Principles of Operation (was LANGUAGE SUBTAG REQUEST FORM Erzgebirgisch)

Thomas Goldammer thogol at
Fri Jan 25 01:45:25 CET 2008

Dear all,

the en-Wikipedia article might be not so a good source, because it's a
translation of my de-Wikipedia article. ;) But I used sources there
that say that Erzgebirgisch is a form of Fränkisch. Historically it
fits, because the Ore Mountains (=Erzgebirge) was settled by Fränkisch
settlers in the 11th/12th century who drove out (or assimilated) the
Slavic people who lived there before. This is known through historical
documents. There were also some Bavarian settlers from the south, who
came a little later and merged, and maybe influenced some varieties of
the dialect.

I can give you a detailed linguistic analysis why I'm convinced that
Erzgebirgisch's closest relative is Eastern Fränkisch, but that would
need time and space. (But if you want...) I may first give you an
example that I found in a language guide for Fränkisch. They have a
sentence translated in various Fränkisch varieties. Let me give you
two of these examples and the other dialects in question:
Fränkisch around the town of Ludwigsstadt: "Iich wolld er half dråa"
Fränkisch around the town of Hof: "Ich wolld ier droong helfn"
Bavarian: "Ii wuit a droong häifa"
Erzgebirgisch: "Iich wulld er droong halfn"
Upper Saxon: "Isch wollde ihr traachn helfn"
Standard German "Ich wollte ihr tragen helfen"
English: "I wanted to help her carry."

The following is original research, I can't cite it, since after
Borchers 1929 nobody really did linguistic research in that dialect,
and Borchers mostly dealt with the Upper Harz variety of Erzg.
There are nearly no features in common with Upper Saxon, but plenty
with Fränkisch (and Bavarian). Some examples:

*A characteristic of Erzg. is the retention of the different
pronounciation of the palatal and postalveolar fricatives, these two
sounds were merged nearly throughout Middle German (except for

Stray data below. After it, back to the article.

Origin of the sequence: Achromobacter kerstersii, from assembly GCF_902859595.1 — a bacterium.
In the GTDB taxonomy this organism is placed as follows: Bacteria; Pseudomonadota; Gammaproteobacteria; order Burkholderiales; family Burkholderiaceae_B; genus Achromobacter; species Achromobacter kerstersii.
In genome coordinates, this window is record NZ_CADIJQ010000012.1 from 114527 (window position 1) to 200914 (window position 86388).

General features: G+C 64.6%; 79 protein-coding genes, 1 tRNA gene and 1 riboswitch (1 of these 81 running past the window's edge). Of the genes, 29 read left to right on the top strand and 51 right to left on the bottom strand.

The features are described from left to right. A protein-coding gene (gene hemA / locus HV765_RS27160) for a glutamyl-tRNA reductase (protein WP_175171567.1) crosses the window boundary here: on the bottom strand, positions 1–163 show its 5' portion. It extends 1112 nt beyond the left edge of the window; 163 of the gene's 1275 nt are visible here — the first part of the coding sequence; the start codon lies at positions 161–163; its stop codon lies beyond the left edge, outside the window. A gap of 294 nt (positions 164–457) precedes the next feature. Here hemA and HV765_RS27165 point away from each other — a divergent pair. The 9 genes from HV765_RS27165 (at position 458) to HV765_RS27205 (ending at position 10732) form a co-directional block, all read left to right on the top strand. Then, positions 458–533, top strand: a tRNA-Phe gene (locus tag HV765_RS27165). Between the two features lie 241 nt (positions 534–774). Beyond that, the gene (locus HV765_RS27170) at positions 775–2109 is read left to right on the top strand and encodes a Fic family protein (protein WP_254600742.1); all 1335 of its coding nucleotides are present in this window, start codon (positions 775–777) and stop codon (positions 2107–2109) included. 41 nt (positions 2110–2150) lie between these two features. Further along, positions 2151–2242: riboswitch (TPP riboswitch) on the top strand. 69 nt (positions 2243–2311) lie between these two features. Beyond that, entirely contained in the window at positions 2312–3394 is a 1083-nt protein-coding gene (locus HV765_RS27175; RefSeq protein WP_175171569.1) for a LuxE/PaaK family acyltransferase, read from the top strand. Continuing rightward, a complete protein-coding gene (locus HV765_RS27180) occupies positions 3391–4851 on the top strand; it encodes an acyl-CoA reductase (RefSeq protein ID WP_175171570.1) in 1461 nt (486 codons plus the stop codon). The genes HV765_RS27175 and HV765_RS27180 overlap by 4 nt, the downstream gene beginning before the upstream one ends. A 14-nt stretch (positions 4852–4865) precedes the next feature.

Standard German only), but not merged throughout Upper German.
*The stop system looks just as the Fränkisch one, only one
(non-aspirated) series of stops throughout, and a very marginal second
(aspirated) series, only for velar stops, thus /p t k kʰ/. Upper Saxon
has /p t k/ only, Standard German has /pʰ tʰ kʰ b d g/, Bavarian has
/pp p tt t kk k/.
*The fusion of voiced (or unaspirated) stops + syllabic nasal to a
nasal on the place of articulation of the former stop consonant (thus
gn --> velar nasal, bn --> m) is known in Fränkisch, Bavarian,
Erzgebirgisch, but not in Standard German nor in Upper Saxon. (cf the
example above, Standard German "tragen" vs. Erzgeb. "droong"; NB:
written "d" is pronounced [t] actually).
*The emphasis/focus particle "fei" is used in Fränkisch and Bavarian,
and Erzgebirgisch. It doesn't seem to be a loan since it is attested
in the earliest texts.
*The negation "net"/"nit" is used in Western Erzgebirgisch, as well as
in Fränkisch (and Bavarian) (mostly replaced by Upper Saxon "ni"
(Meissnerisch)/"nisch" (Osterländisch) in Eastern Erzgebirgisch).
*The pronoun "iich" (1.SG), with a long vowel, is used in
Erzgebirgisch and many Fränkisch varieties (not in those adjacent to
Erzgebirgisch!), Bavarian and Fränkisch varieties adjecent to it have
"ii" (dropped the fricative but have the long vowel), but you never
find a long vowel in that pronoun in Upper Saxon or Standard German.
*And so on... I don't want to go into further details, I hope to make
a funded linguistic research on this later, but I'm busy with my PhD
project in the next years.

About Ethnologue. Yes, the classification of all the German dialects
needs some maintainance work. Certain things in that section go wrong.
Dialects are missing, others are classified wrongly (as you can see
well in the Erzgebirgisch examples where Ethnologue is a little bit
ambigous even).

Best regards,

2008/1/24, CE Whitehead <cewcathar at>:
> Hi, all,
> I agree with Kent too; ethnologue is not gospel.
> And am sure you probably all remember that T. Goldammer said in a previous
> email that he did not like the prefix sxu in any case (because there are two
> dialects which perhaps are differentially comprehensible to speakers of sxu
> ??  or because the classification of Middle German languages needs work ?
> )
> (It's Franconian according to Wikipedia; see:
> ; but Goldammer
> sees it as Upper German ?? together with Alemannic)
> I'd like to hear what T. Goldammer says about all this, of course, but he's
> waiting this out, I guess.
> Thanks very much, in any case.
> --C. E. Whitehead
> cewcathar at

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